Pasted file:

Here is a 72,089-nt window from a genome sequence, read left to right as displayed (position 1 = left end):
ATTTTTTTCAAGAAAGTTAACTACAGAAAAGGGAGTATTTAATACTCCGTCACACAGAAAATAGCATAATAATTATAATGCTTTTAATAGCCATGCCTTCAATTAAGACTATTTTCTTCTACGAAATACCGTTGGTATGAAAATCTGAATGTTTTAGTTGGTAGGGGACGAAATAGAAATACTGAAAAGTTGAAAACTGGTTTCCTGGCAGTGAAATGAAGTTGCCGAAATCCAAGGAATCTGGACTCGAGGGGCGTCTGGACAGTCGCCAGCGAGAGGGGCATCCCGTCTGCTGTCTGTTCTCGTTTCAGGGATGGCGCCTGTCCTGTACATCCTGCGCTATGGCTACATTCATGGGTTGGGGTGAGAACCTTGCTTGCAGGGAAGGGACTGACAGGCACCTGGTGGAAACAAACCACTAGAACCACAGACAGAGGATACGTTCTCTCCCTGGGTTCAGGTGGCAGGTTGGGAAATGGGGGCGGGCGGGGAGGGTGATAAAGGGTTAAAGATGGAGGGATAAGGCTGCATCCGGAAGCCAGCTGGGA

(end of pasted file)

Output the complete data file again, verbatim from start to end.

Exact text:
Here is a 72,089-nt window from a genome sequence, read left to right as displayed (position 1 = left end):
ATTTTTTTCAAGAAAGTTAACTACAGAAAAGGGAGTATTTAATACTCCGTCACACAGAAAATAGCATAATAATTATAATGCTTTTAATAGCCATGCCTTCAATTAAGACTATTTTCTTCTACGAAATACCGTTGGTATGAAAATCTGAATGTTTTAGTTGGTAGGGGACGAAATAGAAATACTGAAAAGTTGAAAACTGGTTTCCTGGCAGTGAAATGAAGTTGCCGAAATCCAAGGAATCTGGACTCGAGGGGCGTCTGGACAGTCGCCAGCGAGAGGGGCATCCCGTCTGCTGTCTGTTCTCGTTTCAGGGATGGCGCCTGTCCTGTACATCCTGCGCTATGGCTACATTCATGGGTTGGGGTGAGAACCTTGCTTGCAGGGAAGGGACTGACAGGCACCTGGTGGAAACAAACCACTAGAACCACAGACAGAGGATACGTTCTCTCCCTGGGTTCAGGTGGCAGGTTGGGAAATGGGGGCGGGCGGGGAGGGTGATAAAGGGTTAAAGATGGAGGGATAAGGCTGCATCCGGAAGCCAGCTGGGA